Editor's Comment: "If he prevails the region will take another step backward on the freedom trail..." How? Because the Panamanian voters are stupid? Rather, the Panamanian people have already had experience with the other two options - the PRD's Juan Carlos Navarro and the Panameñista's Juan Carlos Varela. They know exactly what Martinelli is doing by "moving his Queen" - and they are going to vote for the Domingo Arias - Marta Martinelli ticket, anyway. Martinelli has an approval rating approaching 80%, something this article totally ignores.

Article 193 of Panama's Constitution specifically says "Relatives within the fourth degree of consanguinity or the second degree of affinity of the President of the Republic (may not be elected to the position of Vice President) for the period following that in which the President has exercised the office." A ten second search of the Internet shows that Marta Martinelli - as his spouse - clearly occupies a position in the "first degree of affinity." So yeah, what they are doing is obviously unconstitutional. I wonder how the Supreme Court is going to find a way to first wait until after the election is over (when it no longer matters), and then to say "yeah, whatever, yadda yadda - we decide in favor or Martinelli..."

With regards to the part about the national debt of Panama "nearly doubling." The bottom line number of the size of the total debt doesn't matter. The author is attacking on the math, while hoping the reader is ignorant. What really matters is the size of the debt, compared to the GDP. In 2005 Panama's debt was 65% of the GDP. Panama passed a "fiscal responsibility" law, and the total amount of national debt is limited. Today the debt is down to just 35.9% of GDP, and it's been improving ever since. So the bottom line is - a nation with a bigger economy can afford to borrow more money. Panama's debt rating has also been improving steadily. This author - like so many others - is trying to attack on the math and economics. You can't do it. Panama's economy has been growing by like 10% over the past ten years. That mean's it's doubled in size. Of course they can afford borrow more money. Don't be an idiot...

And of course Martinelli paid all of the lawmakers to come over to his side. Lots and lots of money for them to spread around in their districts. Those on the other team got next to nothing.

And yes, Martinelli has eliminated all credible oversight. There are no independent institutions. And what's more, he's going to take over what's left after the next election when Arias wins. I've been saying it for a long time, that Martinelli is poised to take over Panama and keep it for 50 years.

Regarding the Lavitola scandal and Finmeccanicca. Remember, that was a case of "corruptus interruptus." It all fell apart before the bribes were actually paid. Yes, of course they were going to be paid, but it never actually went through.

Sorry, but I always feel the need to point out the finer details of these sorts of articles, when the original author glides over things. I agree with most of it, as written...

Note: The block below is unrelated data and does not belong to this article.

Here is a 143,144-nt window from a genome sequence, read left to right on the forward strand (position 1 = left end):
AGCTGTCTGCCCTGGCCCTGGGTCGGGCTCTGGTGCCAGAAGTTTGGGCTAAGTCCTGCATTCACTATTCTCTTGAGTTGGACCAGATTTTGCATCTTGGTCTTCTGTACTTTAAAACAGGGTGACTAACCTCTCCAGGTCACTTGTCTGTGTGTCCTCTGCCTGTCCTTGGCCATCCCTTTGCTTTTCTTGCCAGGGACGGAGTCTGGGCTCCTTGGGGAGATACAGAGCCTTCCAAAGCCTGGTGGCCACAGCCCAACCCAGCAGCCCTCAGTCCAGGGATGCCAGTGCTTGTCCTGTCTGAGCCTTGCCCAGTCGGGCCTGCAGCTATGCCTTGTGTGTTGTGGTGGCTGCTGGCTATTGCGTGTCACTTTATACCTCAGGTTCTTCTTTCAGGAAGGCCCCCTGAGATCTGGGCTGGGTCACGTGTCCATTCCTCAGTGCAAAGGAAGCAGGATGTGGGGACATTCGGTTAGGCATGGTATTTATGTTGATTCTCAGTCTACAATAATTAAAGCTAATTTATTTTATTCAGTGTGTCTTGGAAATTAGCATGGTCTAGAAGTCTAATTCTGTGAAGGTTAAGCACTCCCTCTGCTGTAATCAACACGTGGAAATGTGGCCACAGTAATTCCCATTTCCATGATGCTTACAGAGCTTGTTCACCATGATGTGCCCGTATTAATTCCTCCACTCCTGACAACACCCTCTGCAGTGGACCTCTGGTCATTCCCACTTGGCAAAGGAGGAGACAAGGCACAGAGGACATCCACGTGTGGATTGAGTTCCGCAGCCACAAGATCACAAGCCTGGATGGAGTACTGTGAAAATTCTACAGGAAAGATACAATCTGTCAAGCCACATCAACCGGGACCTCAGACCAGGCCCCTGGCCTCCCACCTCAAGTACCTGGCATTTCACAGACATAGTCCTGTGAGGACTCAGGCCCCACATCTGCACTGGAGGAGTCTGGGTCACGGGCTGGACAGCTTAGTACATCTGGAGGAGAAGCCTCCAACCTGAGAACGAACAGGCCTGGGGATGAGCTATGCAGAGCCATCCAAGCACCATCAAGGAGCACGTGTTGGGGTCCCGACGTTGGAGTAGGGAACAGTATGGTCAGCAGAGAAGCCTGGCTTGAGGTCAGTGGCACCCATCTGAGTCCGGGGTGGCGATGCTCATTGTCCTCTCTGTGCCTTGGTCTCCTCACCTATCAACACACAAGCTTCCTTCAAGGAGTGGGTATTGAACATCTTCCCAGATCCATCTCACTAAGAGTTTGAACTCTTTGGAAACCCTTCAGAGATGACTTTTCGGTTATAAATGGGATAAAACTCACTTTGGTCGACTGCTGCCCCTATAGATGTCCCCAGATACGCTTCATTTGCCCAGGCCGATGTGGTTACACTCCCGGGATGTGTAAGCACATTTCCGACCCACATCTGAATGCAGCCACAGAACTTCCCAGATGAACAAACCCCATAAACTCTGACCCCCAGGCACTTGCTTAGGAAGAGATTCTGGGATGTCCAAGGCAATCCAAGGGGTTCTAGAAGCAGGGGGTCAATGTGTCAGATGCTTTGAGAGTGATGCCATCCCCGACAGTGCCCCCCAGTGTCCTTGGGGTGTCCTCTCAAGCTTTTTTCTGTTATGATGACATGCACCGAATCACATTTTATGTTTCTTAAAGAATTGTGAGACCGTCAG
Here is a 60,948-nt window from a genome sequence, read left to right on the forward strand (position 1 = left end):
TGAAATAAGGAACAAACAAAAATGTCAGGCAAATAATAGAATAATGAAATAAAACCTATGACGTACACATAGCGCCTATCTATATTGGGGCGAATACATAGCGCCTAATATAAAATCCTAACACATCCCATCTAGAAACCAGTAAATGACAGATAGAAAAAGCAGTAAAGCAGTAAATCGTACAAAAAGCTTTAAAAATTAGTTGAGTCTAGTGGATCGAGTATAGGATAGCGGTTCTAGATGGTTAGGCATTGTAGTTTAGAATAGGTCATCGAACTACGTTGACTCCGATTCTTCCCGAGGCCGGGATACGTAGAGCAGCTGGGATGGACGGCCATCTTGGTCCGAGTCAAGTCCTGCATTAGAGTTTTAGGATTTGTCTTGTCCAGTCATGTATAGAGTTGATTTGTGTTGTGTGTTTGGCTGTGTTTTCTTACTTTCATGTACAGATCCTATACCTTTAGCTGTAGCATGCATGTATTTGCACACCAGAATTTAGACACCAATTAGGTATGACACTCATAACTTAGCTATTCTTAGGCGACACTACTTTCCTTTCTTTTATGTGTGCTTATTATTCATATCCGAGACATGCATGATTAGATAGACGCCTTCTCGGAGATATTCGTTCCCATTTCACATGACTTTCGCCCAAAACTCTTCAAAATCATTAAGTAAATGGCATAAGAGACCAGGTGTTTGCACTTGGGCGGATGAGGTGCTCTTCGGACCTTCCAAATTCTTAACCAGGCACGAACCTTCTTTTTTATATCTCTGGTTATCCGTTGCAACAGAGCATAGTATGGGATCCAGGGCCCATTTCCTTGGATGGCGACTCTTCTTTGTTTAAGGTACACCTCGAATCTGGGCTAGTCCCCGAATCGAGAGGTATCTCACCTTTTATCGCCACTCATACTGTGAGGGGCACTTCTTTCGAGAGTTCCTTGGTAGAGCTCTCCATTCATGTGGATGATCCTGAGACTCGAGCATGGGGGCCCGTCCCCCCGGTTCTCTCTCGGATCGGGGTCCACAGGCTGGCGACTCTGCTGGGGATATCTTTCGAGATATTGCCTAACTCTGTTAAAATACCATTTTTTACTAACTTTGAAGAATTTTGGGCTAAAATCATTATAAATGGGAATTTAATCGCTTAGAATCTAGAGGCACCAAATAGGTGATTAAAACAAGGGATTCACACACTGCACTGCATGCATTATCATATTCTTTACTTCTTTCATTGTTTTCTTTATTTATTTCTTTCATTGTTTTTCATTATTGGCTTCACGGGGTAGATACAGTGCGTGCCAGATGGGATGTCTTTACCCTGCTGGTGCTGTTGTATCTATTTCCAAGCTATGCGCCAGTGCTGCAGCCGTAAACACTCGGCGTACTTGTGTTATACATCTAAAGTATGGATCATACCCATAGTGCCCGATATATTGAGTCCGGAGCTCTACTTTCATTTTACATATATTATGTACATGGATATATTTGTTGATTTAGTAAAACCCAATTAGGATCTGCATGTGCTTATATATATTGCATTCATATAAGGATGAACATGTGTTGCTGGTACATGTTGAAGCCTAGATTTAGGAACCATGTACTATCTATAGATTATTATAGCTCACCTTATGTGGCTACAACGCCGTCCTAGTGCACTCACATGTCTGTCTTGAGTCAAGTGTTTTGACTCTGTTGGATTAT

Oh, one more thing. The Obama administration loves Martinelli. He backed them in the OAS. They seize more drugs than anyone else in Latin America. Martinelli has busted dozens of wanted criminals at the Tocumen airport and sent them packing to Houston or Miami to face justice. He's solidly a "player" for the US. And he's also much better than either of the other two options. The US has a long history of ignoring the faults of third world dictators in Latin America, as long as he's doing the bidding of the US. It's the American way...

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Foreign Students Adapt to Rigors of US Naval Academy

Panama NewsBy Ramon Taylor ANNAPOLIS, MARYLAND — Throughout its long history, the U.S. Naval Academy has produced prominent leaders, like former President Jimmy Carter and Senator John McCain. The academy prepares young men and women to become officers in the U.S. Navy or Marine Corps. But not all of its undergraduate students - known as midshipmen - are American. Dozens are foreign exchange students who return home to serve their countries after graduating.

David Ochy of Panama is one of about 60 foreign exchange students currently studying at the U.S. Naval Academy in historic Annapolis, Maryland.

“Leaving the comfort zone of your country, to come here to a culture and language completely different from your own and adapt, has been a challenge,” said Ochy.

“It opens a cultural horizon so that one understands American culture better, and is more involved in the culture,” said Santiago Gonzalez-Ayer, an exchange student from Spain.

The Naval Academy was founded in 1845 on the grounds of an old fort.

The academy says its mission is to prepare students to serve as officers in the U.S. Navy or Marine Corps. It strives to develop competence, character and compassion in its midshipmen.

International program director Tim Disher said the U.S. Navy also benefits by opening up the program to foreign students, especially in a world increasingly connected through technology and social media.

“It used to be, when I graduated in 1981 from the Naval Academy, only the senior officers were the ones that had relationships with their foreign navies or our counterparts," said Disher. "That’s not the case anymore. We’re a smaller navy and our students, even as midshipmen, have the ability to make an impact with our foreign partners. We are creating young ambassadors ...right off the bat, right after they get commissioned."

He said the exchange also strengthens the education of U.S. midshipmen, by enhancing their international exposure and understanding.